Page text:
The paintings of award-winning artist Lizzie Wortham have been featured in solo and group exhibitions in galleries and cultural centers, including Woman Made Gallery in Chicago; the George C. Mosse Gallery, Gordon Commons Gallery, and Common Wealth Gallery in Madison, Wisconsin; the Catherine G. Murphy Gallery of St. Catherine University in Saint Paul, Minnesota; and the Duluth Art Institute in Minnesota. Public art commissions include the Ebenezer Tower Retirement Community and the Ramsey County Detox Center in Saint Paul, Minnesota. She has received recognition through awards from national and regional organizations, including the Minnesota State Arts Board, White Bear Arts Council, and the North American Graduate Art Survey. She received a BA with a fine art major from Macalester College and an MFA in painting and drawing from the University of Wisconsin-Madison.
“ ‘Like a Girl’ is [Lizzie Wortham’s] second collection to focus on abstracted representations of girls and young women on the path to discovering their own identities. Painted in oil using a combination of washes, solid blocks of color, layered brushwork, and thick impasto applied with a palette knife, the images play with the rules of pictorial space while evoking nostalgia, dreams, and memories of childhood and adolescence. Wortham’s award-winning painting “Girl” was aptly described by Minneapolis Star-Tribune art critic Mary Abbe as capturing “the mingled hostility, curiosity, and vulnerability” of girlhood in its many stages.” Sandra Buxton, Life in Naples Magazine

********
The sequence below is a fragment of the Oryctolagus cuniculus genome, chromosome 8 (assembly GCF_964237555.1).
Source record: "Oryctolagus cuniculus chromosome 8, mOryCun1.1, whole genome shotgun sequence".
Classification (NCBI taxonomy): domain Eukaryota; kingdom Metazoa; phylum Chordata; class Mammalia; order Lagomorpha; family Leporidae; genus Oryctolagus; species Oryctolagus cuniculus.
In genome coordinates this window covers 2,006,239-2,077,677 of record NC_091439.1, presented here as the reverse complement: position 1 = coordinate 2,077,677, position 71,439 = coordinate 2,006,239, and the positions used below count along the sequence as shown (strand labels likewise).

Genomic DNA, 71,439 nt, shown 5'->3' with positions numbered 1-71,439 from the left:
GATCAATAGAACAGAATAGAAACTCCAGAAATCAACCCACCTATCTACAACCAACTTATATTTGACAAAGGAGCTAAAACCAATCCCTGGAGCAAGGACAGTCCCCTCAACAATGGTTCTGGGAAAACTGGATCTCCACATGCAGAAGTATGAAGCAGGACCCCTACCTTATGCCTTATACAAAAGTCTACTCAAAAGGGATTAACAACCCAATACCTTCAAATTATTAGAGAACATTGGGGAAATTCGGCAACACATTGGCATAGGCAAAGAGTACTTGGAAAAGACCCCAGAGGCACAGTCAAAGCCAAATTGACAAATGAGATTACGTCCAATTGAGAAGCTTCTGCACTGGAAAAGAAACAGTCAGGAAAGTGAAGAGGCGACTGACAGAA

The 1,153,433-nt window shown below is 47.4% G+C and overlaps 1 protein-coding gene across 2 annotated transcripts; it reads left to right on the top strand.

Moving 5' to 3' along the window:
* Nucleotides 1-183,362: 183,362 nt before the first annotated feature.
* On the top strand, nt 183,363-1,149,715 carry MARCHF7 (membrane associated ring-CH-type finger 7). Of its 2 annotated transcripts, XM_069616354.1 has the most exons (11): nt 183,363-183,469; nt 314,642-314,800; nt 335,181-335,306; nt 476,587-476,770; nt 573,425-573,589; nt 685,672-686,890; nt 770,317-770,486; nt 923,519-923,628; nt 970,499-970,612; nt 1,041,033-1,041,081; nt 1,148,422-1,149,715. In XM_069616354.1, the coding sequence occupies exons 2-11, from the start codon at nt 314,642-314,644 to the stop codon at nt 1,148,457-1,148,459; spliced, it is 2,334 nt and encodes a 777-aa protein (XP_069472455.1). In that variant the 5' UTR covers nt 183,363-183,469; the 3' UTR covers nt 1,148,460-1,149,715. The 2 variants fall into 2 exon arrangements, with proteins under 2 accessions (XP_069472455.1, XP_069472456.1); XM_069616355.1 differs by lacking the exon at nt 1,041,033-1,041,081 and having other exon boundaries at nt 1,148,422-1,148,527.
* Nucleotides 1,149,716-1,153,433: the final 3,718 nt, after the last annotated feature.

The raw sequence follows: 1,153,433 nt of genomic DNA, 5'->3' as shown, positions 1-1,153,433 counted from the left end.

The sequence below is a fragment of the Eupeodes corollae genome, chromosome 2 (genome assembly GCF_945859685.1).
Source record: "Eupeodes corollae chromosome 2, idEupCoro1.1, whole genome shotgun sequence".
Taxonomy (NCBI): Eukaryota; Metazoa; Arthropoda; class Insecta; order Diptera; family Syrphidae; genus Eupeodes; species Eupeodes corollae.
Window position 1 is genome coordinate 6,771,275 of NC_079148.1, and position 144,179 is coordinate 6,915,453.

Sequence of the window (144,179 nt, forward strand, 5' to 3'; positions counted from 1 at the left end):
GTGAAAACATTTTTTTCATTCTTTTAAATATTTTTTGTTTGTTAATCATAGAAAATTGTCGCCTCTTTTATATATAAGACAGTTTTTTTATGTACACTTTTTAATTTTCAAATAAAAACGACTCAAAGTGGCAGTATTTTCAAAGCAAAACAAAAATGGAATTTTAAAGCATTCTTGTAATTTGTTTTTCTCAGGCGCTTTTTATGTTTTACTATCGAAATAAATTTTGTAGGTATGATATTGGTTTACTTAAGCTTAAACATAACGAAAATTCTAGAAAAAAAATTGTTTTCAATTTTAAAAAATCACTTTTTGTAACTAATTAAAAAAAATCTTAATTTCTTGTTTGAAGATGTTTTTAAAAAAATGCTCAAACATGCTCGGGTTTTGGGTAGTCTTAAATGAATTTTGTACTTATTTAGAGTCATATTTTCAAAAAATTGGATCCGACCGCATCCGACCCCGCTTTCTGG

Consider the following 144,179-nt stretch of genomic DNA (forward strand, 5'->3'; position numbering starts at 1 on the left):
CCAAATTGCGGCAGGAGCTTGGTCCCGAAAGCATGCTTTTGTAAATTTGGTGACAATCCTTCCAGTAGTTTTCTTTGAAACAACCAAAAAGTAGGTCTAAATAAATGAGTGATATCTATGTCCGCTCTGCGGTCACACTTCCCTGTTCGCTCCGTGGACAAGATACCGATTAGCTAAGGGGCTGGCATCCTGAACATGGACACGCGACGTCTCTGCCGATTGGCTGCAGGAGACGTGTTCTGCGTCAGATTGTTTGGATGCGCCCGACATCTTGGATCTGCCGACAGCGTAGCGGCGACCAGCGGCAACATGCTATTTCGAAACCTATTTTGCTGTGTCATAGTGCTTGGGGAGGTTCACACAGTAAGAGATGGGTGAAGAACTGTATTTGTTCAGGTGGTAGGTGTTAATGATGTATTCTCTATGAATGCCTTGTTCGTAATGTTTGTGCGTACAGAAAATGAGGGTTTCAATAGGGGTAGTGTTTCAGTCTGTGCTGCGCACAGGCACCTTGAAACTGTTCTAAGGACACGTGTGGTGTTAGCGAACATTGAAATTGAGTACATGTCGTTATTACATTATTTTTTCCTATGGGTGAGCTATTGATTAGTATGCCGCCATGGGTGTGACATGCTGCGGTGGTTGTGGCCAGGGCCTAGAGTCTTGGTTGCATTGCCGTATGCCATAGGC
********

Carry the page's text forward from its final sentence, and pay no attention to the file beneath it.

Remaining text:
It was small, they were small, and fragile. I wanted to protect them from time, age, the world outside of the garden, but they had already been taken out of the box. Still curious of how it all happened, that establishment of self, the declaration stating “I’m this! Not that” with fear and fierceness, I blurred the edges. Looking back, them at me, me at my own, sharing the pain and enthusiasm for a future we now know… forces me to scrape things away, lay on the floor and dilute with spirits, tilting the present in all the directions our lives could have gone. We hang in the balance, taking the photo, holding who we are, hanging it on the wall so that we can step back and see. But it’s still smeared, it won’t come clean, we are not clean and pure anymore, that’s not how it works.
Brushes remind me of long hair, how many times did Marsha say we needed to brush every night? I brushed (on) the girl’s hair, but used a knife for the doll’s. Why do I feel bad that I threw away that doll? It must be my Mom’s fault. I will put her back here, where she can live forever, my mom, the doll. I never wear yellow, but it is excellent for skin. The thin cowardly teen skin, yellowed from the pink infant, pages turned. In Minnesota lips are blue at times, our interiors as cold as our relationships requiring high doses of vitamin D.
I remember a dream of that red brick wall. Found a crack in it and I was still small enough to slide inside to a pink light garden with an electric organ.